The Rebbe on Being Mashiach
One of the things that the Rebbe was adamant about was studying and following the teachings of the Rambam. The Rambam makes it clear who Mashiach is: a Jewish leader who, among other things, successfully reunites the entire nation in Israel (ending the exile), defeats the nation’s enemies, and rebuilds the Temple in Jerusalem. Only one who has successfully accomplished these tasks can be titled “Mashiach”. The Rambam writes that if a person was on his way to fulfilling these, but died in the process, he is clearly not the messiah. The Rambam brings Shimon bar Kochva as an example. Although Bar Kochva was able to push the Romans out of Israel, reclaim the Temple Mount and start rebuilding the Temple, and was even proclaimed the messiah by Rabbi Akiva, he died and his messianic potential died with him.
Although the Rebbe did hint to himself possibly being the messiah in some of his talks (and his followers use those encoded statements as proof), he also said in one of his talks that one is only confirmed to be Mashiach when the Third Temple is built. Obviously, since the Rebbe did not build the Third Temple in his lifetime, he cannot be the messiah. If it turns out that the Rebbe does return somehow in the future, and accomplishes all the messianic tasks, then and only then can he be titled “Mashiach”. To do so now is premature and naïve, if not altogether wrong.
In fact, the Rebbe constantly made clear that he is not Mashiach. In his monumental biography of the Rebbe, Joseph Telushkin devotes a chapter to this question, and writes:
In 1965, Rabbi Avraham Parizh, an elder Chasid who had been with the movement from the time of the Fifth Rebbe, printed letters stating: “With great joy, we can inform you that King Messiah, for whom we have waited so many years, is already among us. He is the holy Lubavitcher Rebbe, Rabbi Menachem Mendel Schneerson, the King Messiah. His address is 770 Eastern Parkway, Brooklyn, New York. He does not need us to choose him since God has chosen him.” Rabbi Parizh printed up many of these letters and started handing them out in Israel. According to one account, Parizh also distributed these letters by dropping them out of a helicopter.
When the Rebbe learned of the letter, he instructed his secretariat to immediately dispatch a telegram to Parizh, dated June 24, 1965: “We were shocked by the letter [you wrote and handed out] and ask that you immediately cease distributing it. Gather and send to the secretariat all copies of the letter, every last one, and please confirm immediately that you have fulfilled this instruction.” Chasidim tell how Parizh spent several weeks scrounging around the streets of Tel Aviv looking for every such sheet he could find…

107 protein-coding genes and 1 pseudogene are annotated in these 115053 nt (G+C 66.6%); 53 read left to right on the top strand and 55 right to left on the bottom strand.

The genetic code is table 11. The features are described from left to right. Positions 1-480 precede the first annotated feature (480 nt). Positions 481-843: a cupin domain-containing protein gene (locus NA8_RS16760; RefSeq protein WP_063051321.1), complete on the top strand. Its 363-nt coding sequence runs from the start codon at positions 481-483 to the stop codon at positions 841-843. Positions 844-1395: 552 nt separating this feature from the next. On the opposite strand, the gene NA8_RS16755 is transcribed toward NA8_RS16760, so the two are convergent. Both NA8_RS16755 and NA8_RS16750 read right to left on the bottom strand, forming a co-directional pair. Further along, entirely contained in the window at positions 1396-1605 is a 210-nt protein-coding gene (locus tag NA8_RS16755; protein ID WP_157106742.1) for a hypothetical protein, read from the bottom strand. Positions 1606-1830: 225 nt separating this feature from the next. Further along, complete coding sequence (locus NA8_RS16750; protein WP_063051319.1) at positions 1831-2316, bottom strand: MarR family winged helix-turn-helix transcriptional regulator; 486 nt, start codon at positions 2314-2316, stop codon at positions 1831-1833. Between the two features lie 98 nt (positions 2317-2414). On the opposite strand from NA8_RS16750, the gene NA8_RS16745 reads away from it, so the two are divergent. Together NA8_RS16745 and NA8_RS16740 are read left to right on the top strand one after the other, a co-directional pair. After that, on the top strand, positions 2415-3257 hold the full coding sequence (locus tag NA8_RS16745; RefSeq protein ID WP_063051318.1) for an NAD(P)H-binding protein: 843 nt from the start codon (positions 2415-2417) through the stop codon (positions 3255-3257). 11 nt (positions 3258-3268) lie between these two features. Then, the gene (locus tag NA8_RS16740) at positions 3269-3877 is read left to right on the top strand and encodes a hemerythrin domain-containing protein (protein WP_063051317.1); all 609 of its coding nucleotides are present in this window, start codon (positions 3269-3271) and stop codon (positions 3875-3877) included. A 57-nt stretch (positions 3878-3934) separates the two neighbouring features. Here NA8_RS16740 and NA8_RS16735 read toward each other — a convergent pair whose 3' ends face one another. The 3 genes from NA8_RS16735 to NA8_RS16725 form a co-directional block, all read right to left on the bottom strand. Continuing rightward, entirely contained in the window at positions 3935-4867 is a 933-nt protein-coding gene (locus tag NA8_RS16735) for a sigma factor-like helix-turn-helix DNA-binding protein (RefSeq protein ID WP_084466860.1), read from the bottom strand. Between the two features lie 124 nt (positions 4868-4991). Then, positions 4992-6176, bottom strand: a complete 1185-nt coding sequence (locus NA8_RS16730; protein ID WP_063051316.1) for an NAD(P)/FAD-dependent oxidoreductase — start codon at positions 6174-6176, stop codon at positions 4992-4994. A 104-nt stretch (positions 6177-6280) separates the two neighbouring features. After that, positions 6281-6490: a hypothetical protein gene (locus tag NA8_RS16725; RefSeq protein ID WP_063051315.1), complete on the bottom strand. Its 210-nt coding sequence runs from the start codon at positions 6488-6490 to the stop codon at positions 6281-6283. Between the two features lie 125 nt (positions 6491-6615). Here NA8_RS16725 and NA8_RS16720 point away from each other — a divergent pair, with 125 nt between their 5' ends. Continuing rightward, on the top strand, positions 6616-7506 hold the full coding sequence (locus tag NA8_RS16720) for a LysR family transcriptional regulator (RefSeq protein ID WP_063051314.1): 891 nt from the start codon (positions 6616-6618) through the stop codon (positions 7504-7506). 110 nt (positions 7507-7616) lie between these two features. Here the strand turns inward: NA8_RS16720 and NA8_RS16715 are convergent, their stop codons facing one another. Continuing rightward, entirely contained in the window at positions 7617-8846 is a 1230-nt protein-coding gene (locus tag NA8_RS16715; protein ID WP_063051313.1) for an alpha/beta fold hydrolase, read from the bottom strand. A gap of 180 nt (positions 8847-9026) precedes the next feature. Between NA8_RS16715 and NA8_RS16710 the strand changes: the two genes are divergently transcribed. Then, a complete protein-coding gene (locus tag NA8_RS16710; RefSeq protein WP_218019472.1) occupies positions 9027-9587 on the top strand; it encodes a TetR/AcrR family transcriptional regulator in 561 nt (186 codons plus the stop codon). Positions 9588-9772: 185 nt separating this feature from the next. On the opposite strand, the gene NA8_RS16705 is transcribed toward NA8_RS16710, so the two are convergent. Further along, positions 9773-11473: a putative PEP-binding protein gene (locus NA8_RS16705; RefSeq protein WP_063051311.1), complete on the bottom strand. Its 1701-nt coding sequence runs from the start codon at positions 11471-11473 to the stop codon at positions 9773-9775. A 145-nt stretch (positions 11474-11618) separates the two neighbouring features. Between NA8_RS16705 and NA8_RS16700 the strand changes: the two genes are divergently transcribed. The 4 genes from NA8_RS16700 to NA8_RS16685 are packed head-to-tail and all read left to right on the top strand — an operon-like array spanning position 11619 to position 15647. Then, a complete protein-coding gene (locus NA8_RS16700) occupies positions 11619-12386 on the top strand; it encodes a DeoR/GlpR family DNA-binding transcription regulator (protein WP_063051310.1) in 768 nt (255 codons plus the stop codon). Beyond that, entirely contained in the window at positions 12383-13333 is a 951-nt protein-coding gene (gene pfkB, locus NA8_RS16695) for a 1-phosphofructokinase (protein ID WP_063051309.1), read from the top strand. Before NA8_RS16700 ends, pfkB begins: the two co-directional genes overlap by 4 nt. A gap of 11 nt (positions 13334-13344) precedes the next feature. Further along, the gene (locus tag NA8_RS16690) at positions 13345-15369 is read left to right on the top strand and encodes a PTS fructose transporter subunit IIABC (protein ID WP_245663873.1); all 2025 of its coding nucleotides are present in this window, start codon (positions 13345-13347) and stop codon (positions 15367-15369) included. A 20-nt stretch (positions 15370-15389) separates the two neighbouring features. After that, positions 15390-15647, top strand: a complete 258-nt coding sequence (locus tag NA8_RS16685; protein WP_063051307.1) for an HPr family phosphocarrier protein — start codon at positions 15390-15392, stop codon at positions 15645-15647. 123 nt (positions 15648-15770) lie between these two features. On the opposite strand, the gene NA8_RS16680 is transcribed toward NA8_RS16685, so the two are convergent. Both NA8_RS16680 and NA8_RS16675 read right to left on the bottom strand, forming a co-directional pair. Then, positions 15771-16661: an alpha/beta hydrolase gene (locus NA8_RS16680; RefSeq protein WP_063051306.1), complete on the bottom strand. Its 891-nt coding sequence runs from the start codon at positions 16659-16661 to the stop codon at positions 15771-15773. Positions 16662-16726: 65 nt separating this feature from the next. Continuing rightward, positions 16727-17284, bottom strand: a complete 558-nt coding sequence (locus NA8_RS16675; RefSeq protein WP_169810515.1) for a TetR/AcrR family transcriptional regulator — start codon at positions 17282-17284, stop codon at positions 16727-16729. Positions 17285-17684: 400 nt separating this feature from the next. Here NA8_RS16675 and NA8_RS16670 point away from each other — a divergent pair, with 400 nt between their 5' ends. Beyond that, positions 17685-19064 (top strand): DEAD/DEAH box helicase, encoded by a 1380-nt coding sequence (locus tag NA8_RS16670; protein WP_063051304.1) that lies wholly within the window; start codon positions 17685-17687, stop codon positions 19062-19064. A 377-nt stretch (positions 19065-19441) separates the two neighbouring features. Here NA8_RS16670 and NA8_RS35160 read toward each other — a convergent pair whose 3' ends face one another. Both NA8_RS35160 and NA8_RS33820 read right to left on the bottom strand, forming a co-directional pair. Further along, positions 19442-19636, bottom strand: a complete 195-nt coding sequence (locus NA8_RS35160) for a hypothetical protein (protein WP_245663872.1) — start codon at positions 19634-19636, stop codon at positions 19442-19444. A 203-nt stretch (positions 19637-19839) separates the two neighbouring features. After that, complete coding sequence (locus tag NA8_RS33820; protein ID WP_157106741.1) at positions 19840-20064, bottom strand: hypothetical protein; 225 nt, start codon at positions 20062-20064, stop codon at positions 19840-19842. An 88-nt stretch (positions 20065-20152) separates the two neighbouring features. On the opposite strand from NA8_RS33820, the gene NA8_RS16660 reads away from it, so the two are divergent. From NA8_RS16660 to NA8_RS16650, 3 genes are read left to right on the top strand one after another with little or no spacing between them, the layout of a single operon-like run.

In 1991, Rabbi Aharon Dov Halprin, the editor of Chabad’s Israeli magazine, Kfar Chabad, wanted to print an article explaining why the Rebbe was worthy of being considered the presumed Messiah. When the Rebbe learned of this he responded sharply, “If you, God forbid, [plan to write] anything even remotely similar, it is preferable that you shut down the periodical completely.”
In an urgent audience to which the Rebbe summoned Chabad activist Rabbi Tuvia Peles, the Rebbe rebuked those who were making Messianic claims about him, saying, “They are taking a knife to my heart” and “they are tearing off parts of me.”
… Some months later, and shortly before the Rebbe’s stroke, the Alaska-based shliach, Rabbi Yosef Greenberg (author of Y’mei Bereishit), brought a letter to be given to the Rebbe in which he referred to him as “King Messiah”. Later that same day, Rabbi Groner told Greenberg that the Rebbe had looked at the letter, thrown it down in frustration, and then wrote on it, “Tell him that when the Moshiach comes, I will give him the letter.”
An even more definitive statement of the Rebbe on this same issue occurred at around the same time. An Israeli journalist, Sarah Davidowitz of the Kol Ha’ir newspaper, approached the Rebbe and said, “We appreciate you very much, we want to see you in Israel; you said soon you will be in Israel, so when will you come?” The Rebbe responded: “That depends on the Moshiach, not on me.” The journalist persisted, “You are the Moshiach!,” to which the Rebbe responded: “I am not”.
In light of this, to call the Rebbe “Mashiach” is highly inappropriate, and against his own wishes. More dangerously, it risks turning Chabad into a religion of its own. After all, Christianity developed in the very same way; in its first decades, it was nearly indistinguishable from Judaism, and was followed almost entirely by Jews. It took a couple of centuries before the divide between Judaism and Christianity was complete, and by that point, Jesus had become a God-like figure.
The same may very well happen with the Rebbe and Chabad in coming decades. Already, there are elements within Chabad who have taken to equating the Rebbe with some kind of god on Earth. Many in Chabad still write letters to the Rebbe, adorn their homes with countless images and elaborate paintings of him, and read out the Rebbe’s letters at important public events (while everyone is asked to rise in honour of the Rebbe’s “presence”, of course). It isn’t uncommon to see children saluting the Rebbe’s empty chair at 770, while worshippers ecstatically chant “long live our master, teacher, and rabbi, the king Mashiach” (see video here). If Chabad’s leaders do not rein in such activity soon, there is little doubt Lubavitch will morph into a religion of its own. And for the Rebbe—who worked so tirelessly to unite all Jews—that would be a most devastating legacy.